There’s a reason you haven’t heard much lately from Top Chef Masters’ winner and Cyrus restaurant owner Douglas Keane. Since the start of the pandemic, he’s been working in construction — sort of.
The hands-on chef has been busy dealing with building permits, architectural plans and cost escalations for his dream project, Cyrus in Geyserville, now on track for a fall 2022 opening. (The original two-Michelin starred Cyrus, in Healdsburg, closed in 2012.)
“We’re rocking and rolling,“ Keane said of finally getting county approval to begin construction after nearly two years of setbacks. “Now is the first time I’ve gotten nervous, and the dream is almost here.”
We last wrote about Keane and plans for the new, lavish Cyrus back in early 2020 — pre-pandemic — when Keane seemed ready to move forward with a $5 million renovation of an 8,000-square-foot former prune packing plant in downtown Geyserville as the new location for the restaurant. Then the pandemic hit and the project was delayed. Now it’s back on track.
Remodeled by a former tenant, the Geyserville building is a blank slate of concrete and glass, with floor-to-ceiling windows looking out on manicured vineyards and mature olive trees. The new restaurant will include a state-of-the-art kitchen, a bubble lounge with small bites, an “interactive chef’s table,” a formal dining room and a large wine cellar. A fantastical Willy Wonka-esque chocolate room, where truffles will seem to levitate and boxes of chocolate will mysteriously slide toward visitors, will cap off the experience, according to Keane.
It’s an ambitious — and very expensive — proposition. Keane said he has spent 90% of his time over the last 18 months working with some 50 investors on the multi-million-dollar project, while doing the painstaking work of securing the proper permissions.
The original Cyrus closed after wine magnate Bill Foley purchased Les Mars Hotel, where the restaurant was located. A dispute between the headstrong chef and the billionaire over the restaurant’s long-term lease left Cyrus in limbo.
Keane eventually walked away with the restaurant name and recipes, vowing to reopen in 2014 with an ambitious new concept on a property owned by Jackson Family Wines near the Jimtown Store. That proposal was for a reservation-only dining experience limited to a handful of patrons each night. But a small group of residents pushed back against zoning changes in the quiet vineyard area and the plan for the new Cyrus faltered.
Keane stood by his long-term vision to reopen Cyrus when the time was right. In 2017, he once again announced he intended to reopen Cyrus in Alexander Valley, this time by 2019, but that never came to fruition, either. During that time, Keane headed Japanese-fusion restaurant Two Birds One Stone in St. Helena. Keane also is part-owner of HBG Bar and Grill in Healdsburg, with longtime business partner Nick Peyton.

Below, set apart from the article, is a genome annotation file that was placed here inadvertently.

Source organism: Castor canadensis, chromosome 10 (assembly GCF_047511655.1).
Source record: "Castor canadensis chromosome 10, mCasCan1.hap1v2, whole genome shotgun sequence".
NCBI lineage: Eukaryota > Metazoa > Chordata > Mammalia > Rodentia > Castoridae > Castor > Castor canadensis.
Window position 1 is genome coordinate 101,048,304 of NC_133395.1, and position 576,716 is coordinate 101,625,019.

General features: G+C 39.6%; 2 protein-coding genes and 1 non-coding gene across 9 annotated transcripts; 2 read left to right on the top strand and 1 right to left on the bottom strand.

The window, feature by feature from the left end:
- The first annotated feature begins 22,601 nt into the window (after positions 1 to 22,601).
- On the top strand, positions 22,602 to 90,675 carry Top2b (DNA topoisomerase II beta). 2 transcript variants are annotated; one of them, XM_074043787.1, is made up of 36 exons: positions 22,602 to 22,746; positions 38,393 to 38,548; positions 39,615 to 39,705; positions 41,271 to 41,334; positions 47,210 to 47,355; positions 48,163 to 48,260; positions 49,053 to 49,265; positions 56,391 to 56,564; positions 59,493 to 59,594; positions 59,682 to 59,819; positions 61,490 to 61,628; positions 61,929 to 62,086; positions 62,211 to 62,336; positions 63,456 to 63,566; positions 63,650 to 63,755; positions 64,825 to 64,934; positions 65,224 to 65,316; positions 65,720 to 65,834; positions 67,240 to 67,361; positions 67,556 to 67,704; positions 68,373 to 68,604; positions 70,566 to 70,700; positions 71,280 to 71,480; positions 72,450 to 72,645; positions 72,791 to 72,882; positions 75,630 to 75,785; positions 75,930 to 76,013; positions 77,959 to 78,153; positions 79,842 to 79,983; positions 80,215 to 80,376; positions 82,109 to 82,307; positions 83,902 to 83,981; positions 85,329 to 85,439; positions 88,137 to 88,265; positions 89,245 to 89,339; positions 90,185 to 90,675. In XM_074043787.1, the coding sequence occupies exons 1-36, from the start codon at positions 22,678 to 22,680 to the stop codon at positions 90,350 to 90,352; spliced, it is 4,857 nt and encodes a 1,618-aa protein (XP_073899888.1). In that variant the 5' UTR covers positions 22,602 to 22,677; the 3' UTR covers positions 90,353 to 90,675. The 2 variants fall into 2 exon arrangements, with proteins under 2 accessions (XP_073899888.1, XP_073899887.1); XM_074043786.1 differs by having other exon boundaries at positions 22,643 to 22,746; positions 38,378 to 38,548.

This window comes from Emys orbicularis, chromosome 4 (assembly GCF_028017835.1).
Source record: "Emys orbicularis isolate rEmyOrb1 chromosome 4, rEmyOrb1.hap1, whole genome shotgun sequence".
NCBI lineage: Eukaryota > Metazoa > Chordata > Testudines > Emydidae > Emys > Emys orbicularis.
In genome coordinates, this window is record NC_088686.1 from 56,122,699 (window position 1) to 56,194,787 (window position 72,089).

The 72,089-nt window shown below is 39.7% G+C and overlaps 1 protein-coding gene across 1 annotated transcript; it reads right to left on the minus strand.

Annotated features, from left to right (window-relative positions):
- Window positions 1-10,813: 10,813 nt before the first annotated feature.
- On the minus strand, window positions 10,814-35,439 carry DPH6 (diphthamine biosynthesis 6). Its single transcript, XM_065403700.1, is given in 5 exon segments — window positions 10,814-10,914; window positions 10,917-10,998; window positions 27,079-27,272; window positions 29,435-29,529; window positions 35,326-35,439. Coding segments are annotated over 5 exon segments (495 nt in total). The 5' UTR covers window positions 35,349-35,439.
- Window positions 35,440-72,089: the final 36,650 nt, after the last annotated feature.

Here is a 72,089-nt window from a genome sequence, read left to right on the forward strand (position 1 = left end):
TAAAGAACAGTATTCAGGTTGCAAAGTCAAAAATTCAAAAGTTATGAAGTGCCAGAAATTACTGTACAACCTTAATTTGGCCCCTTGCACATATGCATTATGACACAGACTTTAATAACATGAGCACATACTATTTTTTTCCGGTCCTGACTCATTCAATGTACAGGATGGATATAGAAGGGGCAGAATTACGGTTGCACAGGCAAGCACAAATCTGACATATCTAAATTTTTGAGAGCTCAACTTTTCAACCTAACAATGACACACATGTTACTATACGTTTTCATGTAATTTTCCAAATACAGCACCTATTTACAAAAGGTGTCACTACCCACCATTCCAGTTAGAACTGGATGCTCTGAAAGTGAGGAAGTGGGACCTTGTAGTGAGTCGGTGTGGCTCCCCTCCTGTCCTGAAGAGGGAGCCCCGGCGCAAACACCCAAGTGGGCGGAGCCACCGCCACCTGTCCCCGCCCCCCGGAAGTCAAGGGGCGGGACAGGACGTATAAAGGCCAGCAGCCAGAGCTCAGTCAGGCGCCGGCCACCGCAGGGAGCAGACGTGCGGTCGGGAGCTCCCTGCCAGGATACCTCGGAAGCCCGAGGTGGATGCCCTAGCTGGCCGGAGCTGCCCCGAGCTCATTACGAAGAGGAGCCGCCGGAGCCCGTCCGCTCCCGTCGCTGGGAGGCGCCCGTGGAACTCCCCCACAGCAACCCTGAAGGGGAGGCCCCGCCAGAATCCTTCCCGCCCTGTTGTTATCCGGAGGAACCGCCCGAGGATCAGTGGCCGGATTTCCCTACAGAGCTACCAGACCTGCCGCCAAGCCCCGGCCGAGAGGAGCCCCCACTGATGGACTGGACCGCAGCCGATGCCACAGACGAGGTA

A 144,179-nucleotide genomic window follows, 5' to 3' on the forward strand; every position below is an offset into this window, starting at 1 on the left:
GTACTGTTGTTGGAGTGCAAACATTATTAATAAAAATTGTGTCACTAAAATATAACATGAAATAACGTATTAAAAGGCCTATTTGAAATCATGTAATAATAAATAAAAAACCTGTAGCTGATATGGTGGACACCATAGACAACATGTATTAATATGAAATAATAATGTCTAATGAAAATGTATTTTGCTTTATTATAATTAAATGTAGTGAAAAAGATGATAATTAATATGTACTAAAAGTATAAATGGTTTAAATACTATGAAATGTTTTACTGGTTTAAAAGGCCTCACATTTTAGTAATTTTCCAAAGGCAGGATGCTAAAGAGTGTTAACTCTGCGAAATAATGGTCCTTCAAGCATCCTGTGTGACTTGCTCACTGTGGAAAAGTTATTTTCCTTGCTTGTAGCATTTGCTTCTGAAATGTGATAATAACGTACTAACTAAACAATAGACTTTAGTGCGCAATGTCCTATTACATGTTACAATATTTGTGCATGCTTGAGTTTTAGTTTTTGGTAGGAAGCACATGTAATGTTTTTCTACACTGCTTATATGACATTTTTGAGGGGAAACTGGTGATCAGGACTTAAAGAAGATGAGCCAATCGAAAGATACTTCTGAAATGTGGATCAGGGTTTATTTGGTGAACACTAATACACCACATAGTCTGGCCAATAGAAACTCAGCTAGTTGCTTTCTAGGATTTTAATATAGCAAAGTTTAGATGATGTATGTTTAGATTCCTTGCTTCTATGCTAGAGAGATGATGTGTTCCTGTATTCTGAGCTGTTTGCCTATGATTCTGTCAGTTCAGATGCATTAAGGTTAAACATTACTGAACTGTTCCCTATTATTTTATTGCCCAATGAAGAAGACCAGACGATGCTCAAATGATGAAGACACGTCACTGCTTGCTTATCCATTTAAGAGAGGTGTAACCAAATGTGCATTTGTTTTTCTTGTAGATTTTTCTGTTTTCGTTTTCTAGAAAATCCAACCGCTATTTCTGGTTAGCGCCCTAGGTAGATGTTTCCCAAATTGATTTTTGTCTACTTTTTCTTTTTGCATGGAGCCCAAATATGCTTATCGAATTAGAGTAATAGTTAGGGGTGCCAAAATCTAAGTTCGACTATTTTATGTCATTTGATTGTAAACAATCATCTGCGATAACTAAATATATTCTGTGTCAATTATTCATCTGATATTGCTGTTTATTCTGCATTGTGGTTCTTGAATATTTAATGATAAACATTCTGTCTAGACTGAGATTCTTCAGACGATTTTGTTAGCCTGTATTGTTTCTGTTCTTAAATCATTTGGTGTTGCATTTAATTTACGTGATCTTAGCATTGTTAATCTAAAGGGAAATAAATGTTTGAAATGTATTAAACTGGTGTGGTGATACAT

As Keane worked to secure the future of Cyrus 2.0 in Geyserville during the past year and a half, Peyton navigated pandemic safety protocols, mask mandates, takeout and delivery to keep the doors open at HBG Bar and Grill.
In his off hours during the pandemic, Keane wrote a book, “Culinary Leverage,” about the passion and heartbreak of the restaurant world. It’s a harsh look at the industry from an insider’s perspective, he said, including ”chef-lebrities“ and rampant mental health and substance abuse issues. The book also details the aspects that have kept Keane in the kitchen, happily, for so many years.
Writing the book helped Keane see even more clearly the current crisis in restaurant staffing and the negative effects of low wages in the industry. He said his wait staff made up to $75,000 per year at the original Cyrus restaurant while cooks made $30,000, an unsustainable wage in Sonoma County. He plans to offer employees more equitable pay at his new establishment.
“This has to be a healthy business for everyone,” said Keane about the ongoing labor shortage in the restaurant industry and pay levels for restaurant staff.
Instead of the 56-person staff at the original Cyrus in Healdsburg, he’ll reduce that number to a lean 20 at the new Cyrus in Geyserville. All employees will work both front and back of house. Waitstaff will be trained to prepare food and kitchen staff also will work as servers.
“There’s a lot of technology out there to help a kitchen produce consistent food,” Keane said. “With that, we can do more with less, have less labor and pay (staff) nearly double the wages.”
With the vision for Cyrus 2.0 now coming into focus after delays, disappointments and long days of construction planning, Keane and Peyton are ready for the fun parts of starting a restaurant.
“We’ve just been waiting for this,“ Keane said. ”We’re jonesing for being able to make the wine lists, for picking out the glasses and the plates.“